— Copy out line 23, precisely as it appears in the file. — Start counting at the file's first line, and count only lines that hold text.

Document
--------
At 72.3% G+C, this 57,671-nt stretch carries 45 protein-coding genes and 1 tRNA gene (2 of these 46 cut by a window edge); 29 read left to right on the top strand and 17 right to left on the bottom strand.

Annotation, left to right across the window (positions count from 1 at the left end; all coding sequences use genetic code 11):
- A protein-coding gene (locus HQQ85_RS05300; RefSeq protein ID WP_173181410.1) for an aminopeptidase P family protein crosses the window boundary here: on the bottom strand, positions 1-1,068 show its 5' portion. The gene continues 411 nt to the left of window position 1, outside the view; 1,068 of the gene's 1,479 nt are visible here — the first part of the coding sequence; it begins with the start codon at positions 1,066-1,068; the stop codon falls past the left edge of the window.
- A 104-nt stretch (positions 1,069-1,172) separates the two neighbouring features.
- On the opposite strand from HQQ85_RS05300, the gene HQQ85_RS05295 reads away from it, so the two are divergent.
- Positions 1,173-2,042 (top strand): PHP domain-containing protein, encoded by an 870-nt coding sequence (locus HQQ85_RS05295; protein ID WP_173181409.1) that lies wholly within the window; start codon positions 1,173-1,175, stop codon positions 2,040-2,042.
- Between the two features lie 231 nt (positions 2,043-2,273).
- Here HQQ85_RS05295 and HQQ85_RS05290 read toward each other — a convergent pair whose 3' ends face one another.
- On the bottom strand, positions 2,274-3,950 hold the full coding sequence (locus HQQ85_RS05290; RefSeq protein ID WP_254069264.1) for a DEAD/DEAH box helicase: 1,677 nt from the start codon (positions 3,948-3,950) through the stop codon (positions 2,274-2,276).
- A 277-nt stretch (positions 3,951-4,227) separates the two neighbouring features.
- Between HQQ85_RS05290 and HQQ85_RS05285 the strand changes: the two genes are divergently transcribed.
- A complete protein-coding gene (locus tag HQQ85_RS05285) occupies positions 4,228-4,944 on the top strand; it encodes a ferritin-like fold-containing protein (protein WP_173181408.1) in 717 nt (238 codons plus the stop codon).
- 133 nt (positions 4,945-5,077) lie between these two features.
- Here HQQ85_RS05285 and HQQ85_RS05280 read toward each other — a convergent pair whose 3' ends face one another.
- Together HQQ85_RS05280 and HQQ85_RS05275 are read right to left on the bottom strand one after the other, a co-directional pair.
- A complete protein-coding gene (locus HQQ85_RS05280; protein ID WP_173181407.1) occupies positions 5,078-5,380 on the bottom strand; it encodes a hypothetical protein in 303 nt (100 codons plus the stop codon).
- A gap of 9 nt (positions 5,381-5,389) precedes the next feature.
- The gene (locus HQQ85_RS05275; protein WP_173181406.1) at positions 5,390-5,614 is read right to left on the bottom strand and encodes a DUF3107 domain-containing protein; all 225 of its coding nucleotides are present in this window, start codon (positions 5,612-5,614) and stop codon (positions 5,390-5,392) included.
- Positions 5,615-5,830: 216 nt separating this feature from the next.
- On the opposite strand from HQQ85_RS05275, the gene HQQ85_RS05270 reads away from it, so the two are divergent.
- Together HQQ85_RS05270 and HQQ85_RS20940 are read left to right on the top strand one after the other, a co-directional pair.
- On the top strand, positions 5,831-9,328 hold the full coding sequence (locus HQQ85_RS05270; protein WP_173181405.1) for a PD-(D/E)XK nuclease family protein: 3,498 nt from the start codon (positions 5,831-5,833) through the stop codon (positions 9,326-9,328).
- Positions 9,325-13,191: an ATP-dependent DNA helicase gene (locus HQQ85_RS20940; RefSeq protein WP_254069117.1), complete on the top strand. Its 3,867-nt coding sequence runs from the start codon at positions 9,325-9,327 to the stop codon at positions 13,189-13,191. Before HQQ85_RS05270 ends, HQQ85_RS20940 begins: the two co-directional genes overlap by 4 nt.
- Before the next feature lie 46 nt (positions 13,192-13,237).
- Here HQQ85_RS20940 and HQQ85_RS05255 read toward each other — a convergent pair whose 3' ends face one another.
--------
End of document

- Positions 9,325-13,191: an ATP-dependent DNA helicase gene (locus HQQ85_RS20940; RefSeq protein WP_254069117.1), complete on the top strand. Its 3,867-nt coding sequence runs from the start codon at positions 9,325-9,327 to the stop codon at positions 13,189-13,191. Before HQQ85_RS05270 ends, HQQ85_RS20940 begins: the two co-directional genes overlap by 4 nt.